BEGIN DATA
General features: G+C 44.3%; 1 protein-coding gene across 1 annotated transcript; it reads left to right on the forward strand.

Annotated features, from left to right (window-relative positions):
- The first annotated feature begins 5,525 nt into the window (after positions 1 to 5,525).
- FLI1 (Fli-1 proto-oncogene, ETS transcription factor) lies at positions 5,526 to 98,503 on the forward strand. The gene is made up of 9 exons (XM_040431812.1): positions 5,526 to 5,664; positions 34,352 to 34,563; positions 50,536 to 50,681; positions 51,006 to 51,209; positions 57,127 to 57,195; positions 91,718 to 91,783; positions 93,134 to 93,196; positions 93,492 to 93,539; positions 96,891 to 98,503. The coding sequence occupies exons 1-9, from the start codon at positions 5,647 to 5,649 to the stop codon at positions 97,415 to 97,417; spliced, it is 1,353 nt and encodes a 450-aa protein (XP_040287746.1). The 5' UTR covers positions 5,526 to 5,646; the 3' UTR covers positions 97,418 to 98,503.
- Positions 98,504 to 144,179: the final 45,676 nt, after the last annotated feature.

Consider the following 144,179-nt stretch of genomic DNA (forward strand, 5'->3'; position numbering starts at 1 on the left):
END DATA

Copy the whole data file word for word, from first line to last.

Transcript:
General features: G+C 44.3%; 1 protein-coding gene across 1 annotated transcript; it reads left to right on the forward strand.

Annotated features, from left to right (window-relative positions):
- The first annotated feature begins 5,525 nt into the window (after positions 1 to 5,525).
- FLI1 (Fli-1 proto-oncogene, ETS transcription factor) lies at positions 5,526 to 98,503 on the forward strand. The gene is made up of 9 exons (XM_040431812.1): positions 5,526 to 5,664; positions 34,352 to 34,563; positions 50,536 to 50,681; positions 51,006 to 51,209; positions 57,127 to 57,195; positions 91,718 to 91,783; positions 93,134 to 93,196; positions 93,492 to 93,539; positions 96,891 to 98,503. The coding sequence occupies exons 1-9, from the start codon at positions 5,647 to 5,649 to the stop codon at positions 97,415 to 97,417; spliced, it is 1,353 nt and encodes a 450-aa protein (XP_040287746.1). The 5' UTR covers positions 5,526 to 5,646; the 3' UTR covers positions 97,418 to 98,503.
- Positions 98,504 to 144,179: the final 45,676 nt, after the last annotated feature.

Consider the following 144,179-nt stretch of genomic DNA (forward strand, 5'->3'; position numbering starts at 1 on the left):